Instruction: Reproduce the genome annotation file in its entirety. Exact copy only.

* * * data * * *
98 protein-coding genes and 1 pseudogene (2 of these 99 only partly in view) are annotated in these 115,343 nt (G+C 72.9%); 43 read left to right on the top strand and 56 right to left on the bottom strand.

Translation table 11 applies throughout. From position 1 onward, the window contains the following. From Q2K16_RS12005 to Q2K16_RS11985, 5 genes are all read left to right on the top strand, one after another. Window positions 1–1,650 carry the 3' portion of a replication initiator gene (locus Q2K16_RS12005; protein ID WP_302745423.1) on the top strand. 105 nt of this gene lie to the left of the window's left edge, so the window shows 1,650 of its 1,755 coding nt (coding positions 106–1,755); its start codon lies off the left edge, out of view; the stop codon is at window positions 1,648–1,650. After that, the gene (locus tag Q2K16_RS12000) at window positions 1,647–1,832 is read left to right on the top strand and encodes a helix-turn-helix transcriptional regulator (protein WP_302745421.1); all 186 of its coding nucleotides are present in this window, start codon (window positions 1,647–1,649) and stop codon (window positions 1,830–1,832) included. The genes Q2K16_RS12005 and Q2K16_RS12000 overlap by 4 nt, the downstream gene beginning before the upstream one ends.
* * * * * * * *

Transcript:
98 protein-coding genes and 1 pseudogene (2 of these 99 only partly in view) are annotated in these 115,343 nt (G+C 72.9%); 43 read left to right on the top strand and 56 right to left on the bottom strand.

Translation table 11 applies throughout. From position 1 onward, the window contains the following. From Q2K16_RS12005 to Q2K16_RS11985, 5 genes are all read left to right on the top strand, one after another. Window positions 1–1,650 carry the 3' portion of a replication initiator gene (locus Q2K16_RS12005; protein ID WP_302745423.1) on the top strand. 105 nt of this gene lie to the left of the window's left edge, so the window shows 1,650 of its 1,755 coding nt (coding positions 106–1,755); its start codon lies off the left edge, out of view; the stop codon is at window positions 1,648–1,650. After that, the gene (locus tag Q2K16_RS12000) at window positions 1,647–1,832 is read left to right on the top strand and encodes a helix-turn-helix transcriptional regulator (protein WP_302745421.1); all 186 of its coding nucleotides are present in this window, start codon (window positions 1,647–1,649) and stop codon (window positions 1,830–1,832) included. The genes Q2K16_RS12005 and Q2K16_RS12000 overlap by 4 nt, the downstream gene beginning before the upstream one ends.